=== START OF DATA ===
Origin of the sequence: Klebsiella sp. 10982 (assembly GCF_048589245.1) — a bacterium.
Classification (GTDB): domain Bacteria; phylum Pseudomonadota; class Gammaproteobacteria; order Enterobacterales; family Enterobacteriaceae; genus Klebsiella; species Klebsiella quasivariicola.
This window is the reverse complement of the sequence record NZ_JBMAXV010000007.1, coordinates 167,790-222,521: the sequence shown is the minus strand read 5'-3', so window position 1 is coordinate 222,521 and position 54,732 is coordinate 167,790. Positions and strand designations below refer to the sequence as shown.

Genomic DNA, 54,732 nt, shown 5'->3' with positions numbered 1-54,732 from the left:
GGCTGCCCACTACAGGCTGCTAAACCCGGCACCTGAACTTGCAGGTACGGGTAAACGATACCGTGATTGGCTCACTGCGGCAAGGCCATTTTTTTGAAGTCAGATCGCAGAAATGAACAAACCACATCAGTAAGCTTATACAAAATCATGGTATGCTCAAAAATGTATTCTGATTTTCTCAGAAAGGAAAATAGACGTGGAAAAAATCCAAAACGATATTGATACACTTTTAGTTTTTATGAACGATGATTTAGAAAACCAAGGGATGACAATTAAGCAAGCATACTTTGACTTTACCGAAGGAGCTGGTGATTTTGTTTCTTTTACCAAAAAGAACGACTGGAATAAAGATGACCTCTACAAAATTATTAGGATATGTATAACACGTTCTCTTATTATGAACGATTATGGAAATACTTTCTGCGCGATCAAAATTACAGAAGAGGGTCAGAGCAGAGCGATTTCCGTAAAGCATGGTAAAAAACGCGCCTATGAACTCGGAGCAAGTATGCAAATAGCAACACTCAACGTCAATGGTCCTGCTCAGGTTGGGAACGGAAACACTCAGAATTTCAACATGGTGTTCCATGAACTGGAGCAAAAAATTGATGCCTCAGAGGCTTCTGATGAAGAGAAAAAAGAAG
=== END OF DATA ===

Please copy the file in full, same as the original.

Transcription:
Origin of the sequence: Klebsiella sp. 10982 (assembly GCF_048589245.1) — a bacterium.
Classification (GTDB): domain Bacteria; phylum Pseudomonadota; class Gammaproteobacteria; order Enterobacterales; family Enterobacteriaceae; genus Klebsiella; species Klebsiella quasivariicola.
This window is the reverse complement of the sequence record NZ_JBMAXV010000007.1, coordinates 167,790-222,521: the sequence shown is the minus strand read 5'-3', so window position 1 is coordinate 222,521 and position 54,732 is coordinate 167,790. Positions and strand designations below refer to the sequence as shown.

Genomic DNA, 54,732 nt, shown 5'->3' with positions numbered 1-54,732 from the left:
GGCTGCCCACTACAGGCTGCTAAACCCGGCACCTGAACTTGCAGGTACGGGTAAACGATACCGTGATTGGCTCACTGCGGCAAGGCCATTTTTTTGAAGTCAGATCGCAGAAATGAACAAACCACATCAGTAAGCTTATACAAAATCATGGTATGCTCAAAAATGTATTCTGATTTTCTCAGAAAGGAAAATAGACGTGGAAAAAATCCAAAACGATATTGATACACTTTTAGTTTTTATGAACGATGATTTAGAAAACCAAGGGATGACAATTAAGCAAGCATACTTTGACTTTACCGAAGGAGCTGGTGATTTTGTTTCTTTTACCAAAAAGAACGACTGGAATAAAGATGACCTCTACAAAATTATTAGGATATGTATAACACGTTCTCTTATTATGAACGATTATGGAAATACTTTCTGCGCGATCAAAATTACAGAAGAGGGTCAGAGCAGAGCGATTTCCGTAAAGCATGGTAAAAAACGCGCCTATGAACTCGGAGCAAGTATGCAAATAGCAACACTCAACGTCAATGGTCCTGCTCAGGTTGGGAACGGAAACACTCAGAATTTCAACATGGTGTTCCATGAACTGGAGCAAAAAATTGATGCCTCAGAGGCTTCTGATGAAGAGAAAAAAGAAG